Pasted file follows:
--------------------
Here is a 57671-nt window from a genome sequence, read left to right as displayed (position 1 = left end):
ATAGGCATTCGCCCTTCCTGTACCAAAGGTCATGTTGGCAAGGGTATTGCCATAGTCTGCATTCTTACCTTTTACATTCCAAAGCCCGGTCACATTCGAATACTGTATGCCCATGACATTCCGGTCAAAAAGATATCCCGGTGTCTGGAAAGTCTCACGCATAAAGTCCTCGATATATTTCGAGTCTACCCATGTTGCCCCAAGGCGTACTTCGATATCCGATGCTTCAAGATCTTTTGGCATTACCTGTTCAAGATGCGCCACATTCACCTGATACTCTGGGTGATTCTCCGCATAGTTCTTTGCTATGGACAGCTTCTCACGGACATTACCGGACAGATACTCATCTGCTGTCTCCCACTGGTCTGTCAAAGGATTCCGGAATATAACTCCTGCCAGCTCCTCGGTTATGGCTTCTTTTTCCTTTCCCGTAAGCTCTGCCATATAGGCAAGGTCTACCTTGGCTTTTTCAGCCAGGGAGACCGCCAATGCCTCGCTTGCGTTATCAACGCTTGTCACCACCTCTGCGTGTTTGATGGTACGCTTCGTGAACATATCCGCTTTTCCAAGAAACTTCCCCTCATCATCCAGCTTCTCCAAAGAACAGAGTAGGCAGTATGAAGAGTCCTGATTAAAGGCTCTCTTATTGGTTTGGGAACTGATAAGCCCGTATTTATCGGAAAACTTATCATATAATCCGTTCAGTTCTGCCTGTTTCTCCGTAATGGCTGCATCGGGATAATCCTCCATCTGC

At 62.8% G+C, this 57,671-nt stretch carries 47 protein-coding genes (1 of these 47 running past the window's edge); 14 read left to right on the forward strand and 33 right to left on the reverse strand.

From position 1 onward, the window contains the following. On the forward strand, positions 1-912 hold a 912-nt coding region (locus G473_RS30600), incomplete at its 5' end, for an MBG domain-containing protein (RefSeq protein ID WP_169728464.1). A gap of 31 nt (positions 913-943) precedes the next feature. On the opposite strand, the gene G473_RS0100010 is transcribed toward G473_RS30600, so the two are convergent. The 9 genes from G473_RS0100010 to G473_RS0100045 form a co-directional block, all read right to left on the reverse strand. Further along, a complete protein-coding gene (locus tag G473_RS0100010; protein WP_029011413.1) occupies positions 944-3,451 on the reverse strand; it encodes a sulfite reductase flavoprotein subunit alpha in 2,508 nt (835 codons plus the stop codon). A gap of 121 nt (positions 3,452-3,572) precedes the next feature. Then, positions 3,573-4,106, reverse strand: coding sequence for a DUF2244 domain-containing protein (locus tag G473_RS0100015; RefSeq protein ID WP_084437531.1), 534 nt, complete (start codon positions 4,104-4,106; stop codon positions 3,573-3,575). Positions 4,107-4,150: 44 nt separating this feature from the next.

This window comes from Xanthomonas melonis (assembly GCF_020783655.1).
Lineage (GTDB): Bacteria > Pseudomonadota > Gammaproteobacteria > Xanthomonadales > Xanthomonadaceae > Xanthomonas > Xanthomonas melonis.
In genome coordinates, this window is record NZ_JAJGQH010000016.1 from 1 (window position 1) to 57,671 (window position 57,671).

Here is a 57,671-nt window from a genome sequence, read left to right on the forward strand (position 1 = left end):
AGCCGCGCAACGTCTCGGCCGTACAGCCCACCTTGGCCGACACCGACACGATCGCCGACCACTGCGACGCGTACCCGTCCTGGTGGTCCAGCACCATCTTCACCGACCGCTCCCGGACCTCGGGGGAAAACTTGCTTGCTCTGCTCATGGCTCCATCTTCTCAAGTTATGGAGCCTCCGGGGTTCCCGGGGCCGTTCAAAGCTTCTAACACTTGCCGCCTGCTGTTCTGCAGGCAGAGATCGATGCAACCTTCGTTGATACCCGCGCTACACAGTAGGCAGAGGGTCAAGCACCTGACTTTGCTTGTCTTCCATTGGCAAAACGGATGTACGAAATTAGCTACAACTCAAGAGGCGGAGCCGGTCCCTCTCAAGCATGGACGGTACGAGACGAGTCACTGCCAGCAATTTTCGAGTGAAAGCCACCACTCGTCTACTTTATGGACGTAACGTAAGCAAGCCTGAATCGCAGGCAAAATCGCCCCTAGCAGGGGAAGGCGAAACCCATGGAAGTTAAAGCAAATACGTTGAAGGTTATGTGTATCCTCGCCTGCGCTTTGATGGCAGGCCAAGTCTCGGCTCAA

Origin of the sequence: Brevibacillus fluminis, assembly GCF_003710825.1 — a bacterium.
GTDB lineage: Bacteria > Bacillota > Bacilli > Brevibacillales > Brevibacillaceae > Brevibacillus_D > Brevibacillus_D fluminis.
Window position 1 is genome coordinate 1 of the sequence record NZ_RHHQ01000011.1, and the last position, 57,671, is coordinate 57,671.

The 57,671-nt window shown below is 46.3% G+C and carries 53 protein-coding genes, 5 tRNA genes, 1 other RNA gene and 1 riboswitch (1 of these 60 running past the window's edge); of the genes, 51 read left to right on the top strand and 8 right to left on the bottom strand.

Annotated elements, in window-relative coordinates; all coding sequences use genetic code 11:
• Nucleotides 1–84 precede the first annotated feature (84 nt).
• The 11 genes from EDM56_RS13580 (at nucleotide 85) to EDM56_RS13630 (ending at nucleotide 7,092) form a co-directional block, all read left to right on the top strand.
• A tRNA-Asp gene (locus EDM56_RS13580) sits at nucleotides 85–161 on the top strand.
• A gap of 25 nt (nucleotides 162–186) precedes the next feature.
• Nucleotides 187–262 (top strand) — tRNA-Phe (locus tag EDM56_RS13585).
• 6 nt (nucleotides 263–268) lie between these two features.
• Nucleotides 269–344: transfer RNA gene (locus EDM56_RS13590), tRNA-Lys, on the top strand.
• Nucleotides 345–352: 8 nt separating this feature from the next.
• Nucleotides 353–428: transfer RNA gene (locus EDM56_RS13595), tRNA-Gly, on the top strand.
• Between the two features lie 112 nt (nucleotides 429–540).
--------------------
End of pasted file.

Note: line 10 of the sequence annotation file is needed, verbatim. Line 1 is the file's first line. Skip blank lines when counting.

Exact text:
Origin of the sequence: Brevibacillus fluminis, assembly GCF_003710825.1 — a bacterium.